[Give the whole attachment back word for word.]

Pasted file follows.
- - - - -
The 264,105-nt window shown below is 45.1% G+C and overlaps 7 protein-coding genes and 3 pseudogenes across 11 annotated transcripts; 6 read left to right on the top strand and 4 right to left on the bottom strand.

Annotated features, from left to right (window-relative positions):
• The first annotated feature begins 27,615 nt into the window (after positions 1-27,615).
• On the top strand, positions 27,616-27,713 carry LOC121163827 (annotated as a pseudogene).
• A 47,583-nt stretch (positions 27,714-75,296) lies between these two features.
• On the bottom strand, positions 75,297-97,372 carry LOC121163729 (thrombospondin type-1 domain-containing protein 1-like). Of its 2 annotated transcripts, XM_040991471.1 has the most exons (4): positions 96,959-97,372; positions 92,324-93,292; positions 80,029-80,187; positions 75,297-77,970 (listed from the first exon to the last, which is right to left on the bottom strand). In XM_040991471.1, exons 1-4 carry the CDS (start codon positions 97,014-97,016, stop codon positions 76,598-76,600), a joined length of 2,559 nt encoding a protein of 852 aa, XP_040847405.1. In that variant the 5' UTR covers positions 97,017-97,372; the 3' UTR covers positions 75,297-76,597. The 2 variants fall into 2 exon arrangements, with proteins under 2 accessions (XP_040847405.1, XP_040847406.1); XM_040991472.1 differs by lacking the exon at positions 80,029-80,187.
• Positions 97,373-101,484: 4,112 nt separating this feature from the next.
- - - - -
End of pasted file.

The 264,105-nt window shown below is 45.1% G+C and overlaps 7 protein-coding genes and 3 pseudogenes across 11 annotated transcripts; 6 read left to right on the top strand and 4 right to left on the bottom strand.

Annotated features, from left to right (window-relative positions):
• The first annotated feature begins 27,615 nt into the window (after positions 1-27,615).
• On the top strand, positions 27,616-27,713 carry LOC121163827 (annotated as a pseudogene).
• A 47,583-nt stretch (positions 27,714-75,296) lies between these two features.
• On the bottom strand, positions 75,297-97,372 carry LOC121163729 (thrombospondin type-1 domain-containing protein 1-like). Of its 2 annotated transcripts, XM_040991471.1 has the most exons (4): positions 96,959-97,372; positions 92,324-93,292; positions 80,029-80,187; positions 75,297-77,970 (listed from the first exon to the last, which is right to left on the bottom strand). In XM_040991471.1, exons 1-4 carry the CDS (start codon positions 97,014-97,016, stop codon positions 76,598-76,600), a joined length of 2,559 nt encoding a protein of 852 aa, XP_040847405.1. In that variant the 5' UTR covers positions 97,017-97,372; the 3' UTR covers positions 75,297-76,597. The 2 variants fall into 2 exon arrangements, with proteins under 2 accessions (XP_040847405.1, XP_040847406.1); XM_040991472.1 differs by lacking the exon at positions 80,029-80,187.
• Positions 97,373-101,484: 4,112 nt separating this feature from the next.